Molecular function of CAP superfamily members.
|Author||Ola EL ATAB|
|Director of thesis||Roger Schneiter|
|Co-director of thesis|
|Summary of thesis||
Sterols, essential lipids of eukaryotic cells, are synthesized in the endoplasmic reticulum (ER) then rapidly trafficked to populate many organelles, mainly the plasma membrane (PM). However, the molecular mechanisms that control sterol transport are not well characterized. Our aim is to investigate the mode of sterol transfer by studying proteins characterized as lipid transfer proteins (LTPs). Under anaerobic or heme deficient conditions, Saccharomyces cerevisiae takes up sterols from the environment, incorporates them into the PM and transports them back to the ER, where they are converted into steryl esters. We have previously identified a sterol acetylation/deacetylation cycle, mediated by two ER enzymes: Atf2 and Say1. This cycle acts as lipid detoxification pathway in which some compounds are acetylated and secreted into the culture media whereas others are deacetylated and retained within the cell. Subsequently, we identified proteins called Pathogen Related in Yeast (Pry) as being required for sterol binding, solubilization and secretion. By using yeast cells lacking the capacity to synthesize Heme and deleted for Say1, Pry1 and Pry2, we studied the binding and export of sterols by different LTPs.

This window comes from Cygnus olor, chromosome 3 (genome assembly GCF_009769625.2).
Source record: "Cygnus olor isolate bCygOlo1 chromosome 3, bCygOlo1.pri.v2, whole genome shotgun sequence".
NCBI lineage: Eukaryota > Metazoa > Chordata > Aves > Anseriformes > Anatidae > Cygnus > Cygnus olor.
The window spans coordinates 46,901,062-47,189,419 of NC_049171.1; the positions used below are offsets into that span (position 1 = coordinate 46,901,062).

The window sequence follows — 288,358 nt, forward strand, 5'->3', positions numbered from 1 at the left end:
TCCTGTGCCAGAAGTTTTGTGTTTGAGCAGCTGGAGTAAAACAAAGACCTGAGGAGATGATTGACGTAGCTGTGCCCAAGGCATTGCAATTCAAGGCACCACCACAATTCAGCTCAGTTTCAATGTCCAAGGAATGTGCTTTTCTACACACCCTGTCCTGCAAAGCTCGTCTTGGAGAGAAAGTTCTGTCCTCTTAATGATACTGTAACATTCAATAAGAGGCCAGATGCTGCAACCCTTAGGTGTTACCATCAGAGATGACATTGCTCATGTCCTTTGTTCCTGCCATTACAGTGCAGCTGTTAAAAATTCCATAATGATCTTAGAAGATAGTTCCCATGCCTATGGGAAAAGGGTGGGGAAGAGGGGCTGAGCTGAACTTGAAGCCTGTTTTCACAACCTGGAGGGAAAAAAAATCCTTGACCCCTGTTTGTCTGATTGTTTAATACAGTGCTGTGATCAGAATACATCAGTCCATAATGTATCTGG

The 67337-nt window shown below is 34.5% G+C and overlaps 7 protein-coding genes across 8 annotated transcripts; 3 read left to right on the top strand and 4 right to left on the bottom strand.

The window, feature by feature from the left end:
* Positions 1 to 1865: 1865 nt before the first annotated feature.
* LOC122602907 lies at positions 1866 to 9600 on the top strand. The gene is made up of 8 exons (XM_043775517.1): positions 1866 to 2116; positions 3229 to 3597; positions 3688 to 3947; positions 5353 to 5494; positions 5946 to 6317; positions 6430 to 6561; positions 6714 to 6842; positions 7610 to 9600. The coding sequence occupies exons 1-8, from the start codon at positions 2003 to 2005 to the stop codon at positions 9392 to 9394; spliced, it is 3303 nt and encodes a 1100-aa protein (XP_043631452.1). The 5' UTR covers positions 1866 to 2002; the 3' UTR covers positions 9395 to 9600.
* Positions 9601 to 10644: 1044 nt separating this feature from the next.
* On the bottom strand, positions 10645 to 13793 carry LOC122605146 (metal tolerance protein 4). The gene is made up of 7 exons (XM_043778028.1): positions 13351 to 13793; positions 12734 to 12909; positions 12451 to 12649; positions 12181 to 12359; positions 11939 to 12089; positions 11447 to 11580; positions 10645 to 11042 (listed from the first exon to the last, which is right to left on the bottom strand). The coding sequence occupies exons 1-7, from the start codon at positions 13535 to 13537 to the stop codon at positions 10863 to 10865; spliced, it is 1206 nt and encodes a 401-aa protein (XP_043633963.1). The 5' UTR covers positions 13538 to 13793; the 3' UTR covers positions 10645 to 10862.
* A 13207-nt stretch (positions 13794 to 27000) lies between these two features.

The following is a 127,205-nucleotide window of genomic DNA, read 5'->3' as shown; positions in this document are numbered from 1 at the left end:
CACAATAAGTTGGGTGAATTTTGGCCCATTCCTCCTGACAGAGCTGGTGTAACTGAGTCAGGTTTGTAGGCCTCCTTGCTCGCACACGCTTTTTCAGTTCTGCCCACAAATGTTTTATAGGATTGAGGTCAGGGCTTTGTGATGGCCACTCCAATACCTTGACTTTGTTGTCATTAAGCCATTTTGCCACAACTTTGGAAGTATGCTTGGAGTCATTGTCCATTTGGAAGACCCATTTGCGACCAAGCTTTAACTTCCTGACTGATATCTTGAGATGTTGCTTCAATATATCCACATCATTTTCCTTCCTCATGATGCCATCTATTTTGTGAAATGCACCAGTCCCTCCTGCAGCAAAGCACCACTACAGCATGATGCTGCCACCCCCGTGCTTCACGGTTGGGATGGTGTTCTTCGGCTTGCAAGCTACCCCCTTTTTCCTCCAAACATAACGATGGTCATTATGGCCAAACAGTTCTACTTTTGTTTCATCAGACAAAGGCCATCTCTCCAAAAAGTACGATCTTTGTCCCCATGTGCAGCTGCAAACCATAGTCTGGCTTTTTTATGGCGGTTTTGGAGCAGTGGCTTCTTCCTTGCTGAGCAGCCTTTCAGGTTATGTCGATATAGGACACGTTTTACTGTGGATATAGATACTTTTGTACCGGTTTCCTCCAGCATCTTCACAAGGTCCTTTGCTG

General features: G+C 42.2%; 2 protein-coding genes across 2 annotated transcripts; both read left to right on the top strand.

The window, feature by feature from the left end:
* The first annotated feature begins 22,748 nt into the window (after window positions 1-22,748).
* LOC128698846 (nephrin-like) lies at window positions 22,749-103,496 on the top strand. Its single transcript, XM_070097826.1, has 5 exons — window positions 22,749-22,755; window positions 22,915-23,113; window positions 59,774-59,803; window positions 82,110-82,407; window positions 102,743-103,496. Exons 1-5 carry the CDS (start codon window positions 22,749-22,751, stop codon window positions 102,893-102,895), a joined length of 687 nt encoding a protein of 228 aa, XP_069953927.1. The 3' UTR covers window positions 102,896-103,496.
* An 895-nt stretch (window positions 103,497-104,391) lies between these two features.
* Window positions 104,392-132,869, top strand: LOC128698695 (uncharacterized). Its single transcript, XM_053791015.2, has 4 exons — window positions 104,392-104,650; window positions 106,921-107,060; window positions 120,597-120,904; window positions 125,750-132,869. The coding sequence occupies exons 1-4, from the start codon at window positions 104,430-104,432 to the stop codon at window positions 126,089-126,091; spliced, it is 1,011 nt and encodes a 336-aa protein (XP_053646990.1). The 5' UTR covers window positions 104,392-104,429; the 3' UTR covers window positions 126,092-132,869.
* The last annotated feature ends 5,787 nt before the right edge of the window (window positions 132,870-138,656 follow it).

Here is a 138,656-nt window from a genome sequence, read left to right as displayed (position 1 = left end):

|Administrative delay for the defence||2022|